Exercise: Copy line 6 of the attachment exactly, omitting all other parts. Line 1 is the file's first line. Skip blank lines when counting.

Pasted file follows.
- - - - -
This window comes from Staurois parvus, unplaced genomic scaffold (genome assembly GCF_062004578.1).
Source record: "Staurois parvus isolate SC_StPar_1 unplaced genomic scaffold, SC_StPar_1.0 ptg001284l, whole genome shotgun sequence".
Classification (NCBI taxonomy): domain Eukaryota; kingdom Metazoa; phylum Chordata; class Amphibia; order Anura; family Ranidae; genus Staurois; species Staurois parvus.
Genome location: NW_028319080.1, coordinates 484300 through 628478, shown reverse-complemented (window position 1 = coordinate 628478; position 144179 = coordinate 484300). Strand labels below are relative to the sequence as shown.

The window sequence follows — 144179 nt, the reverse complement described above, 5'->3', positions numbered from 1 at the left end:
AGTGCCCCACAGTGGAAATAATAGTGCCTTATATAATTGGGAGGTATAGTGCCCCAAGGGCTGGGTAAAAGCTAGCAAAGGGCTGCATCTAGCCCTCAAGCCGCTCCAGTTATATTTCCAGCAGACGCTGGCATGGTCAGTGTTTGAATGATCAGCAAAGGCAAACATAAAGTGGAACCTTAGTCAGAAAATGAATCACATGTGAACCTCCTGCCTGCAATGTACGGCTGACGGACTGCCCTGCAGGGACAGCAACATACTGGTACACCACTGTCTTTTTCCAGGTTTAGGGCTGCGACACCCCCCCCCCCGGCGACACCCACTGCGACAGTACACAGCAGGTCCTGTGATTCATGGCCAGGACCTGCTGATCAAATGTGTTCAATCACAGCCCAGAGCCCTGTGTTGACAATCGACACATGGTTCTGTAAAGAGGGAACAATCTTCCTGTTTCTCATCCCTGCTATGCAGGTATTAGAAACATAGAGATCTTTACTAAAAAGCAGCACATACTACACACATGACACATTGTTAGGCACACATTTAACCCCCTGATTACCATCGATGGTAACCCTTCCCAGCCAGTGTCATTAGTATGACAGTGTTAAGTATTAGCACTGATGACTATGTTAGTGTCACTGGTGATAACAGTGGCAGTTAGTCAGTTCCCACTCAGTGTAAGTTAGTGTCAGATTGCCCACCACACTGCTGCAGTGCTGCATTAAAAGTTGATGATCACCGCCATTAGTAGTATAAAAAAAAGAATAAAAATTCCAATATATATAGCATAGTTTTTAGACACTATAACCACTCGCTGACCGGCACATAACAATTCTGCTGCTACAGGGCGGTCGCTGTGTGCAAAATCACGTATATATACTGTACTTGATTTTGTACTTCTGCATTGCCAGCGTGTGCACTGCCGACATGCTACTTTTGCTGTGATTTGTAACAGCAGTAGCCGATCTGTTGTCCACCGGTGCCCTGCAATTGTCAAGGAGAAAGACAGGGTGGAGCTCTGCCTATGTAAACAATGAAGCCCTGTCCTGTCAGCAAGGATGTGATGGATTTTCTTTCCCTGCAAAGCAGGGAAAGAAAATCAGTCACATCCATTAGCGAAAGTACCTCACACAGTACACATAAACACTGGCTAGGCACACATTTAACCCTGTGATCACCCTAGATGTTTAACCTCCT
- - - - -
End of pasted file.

AGTGCCCCACAGTGGAAATAATAGTGCCTTATATAATTGGGAGGTATAGTGCCCCAAGGGCTGGGTAAAAGCTAGCAAAGGGCTGCATCTAGCCCTCAAGCCGCTCCAGTTATATTTCCAGCAGACGCTGGCATGGTCAGTGTTTGAATGATCAGCAAAGGCAAACATAAAGTGGAACCTTAGTCAGAAAATGAATCACATGTGAACCTCCTGCCTGCAATGTACGGCTGACGGACTGCCCTGCAGGGACAGCAACATACTGGTACACCACTGTCTTTTTCCAGGTTTAGGGCTGCGACACCCCCCCCCCCGGCGACACCCACTGCGACAGTACACAGCAGGTCCTGTGATTCATGGCCAGGACCTGCTGATCAAATGTGTTCAATCACAGCCCAGAGCCCTGTGTTGACAATCGACACATGGTTCTGTAAAGAGGGAACAATCTTCCTGTTTCTCATCCCTGCTATGCAGGTATTAGAAACATAGAGATCTTTACTAAAAAGCAGCACATACTACACACATGACACATTGTTAGGCACACATTTAACCCCCTGATTACCATCGATGGTAACCCTTCCCAGCCAGTGTCATTAGTATGACAGTGTTAAGTATTAGCACTGATGACTATGTTAGTGTCACTGGTGATAACAGTGGCAGTTAGTCAGTTCCCACTCAGTGTAAGTTAGTGTCAGATTGCCCACCACACTGCTGCAGTGCTGCATTAAAAGTTGATGATCACCGCCATTAGTAGTATAAAAAAAAGAATAAAAATTCCAATATATATAGCATAGTTTTTAGACACTATAACCACTCGCTGACCGGCACATAACAATTCTGCTGCTACAGGGCGGTCGCTGTGTGCAAAATCACGTATATATACTGTACTTGATTTTGTACTTCTGCATTGCCAGCGTGTGCACTGCCGACATGCTACTTTTGCTGTGATTTGTAACAGCAGTAGCCGATCTGTTGTCCACCGGTGCCCTGCAATTGTCAAGGAGAAAGACAGGGTGGAGCTCTGCCTATGTAAACAATGAAGCCCTGTCCTGTCAGCAAGGATGTGATGGATTTTCTTTCCCTGCAAAGCAGGGAAAGAAAATCAGTCACATCCATTAGCGAAAGTACCTCACACAGTACACATAAACACTGGCTAGGCACACATTTAACCCTGTGATCACCCTAGATGTTTAACCTCCT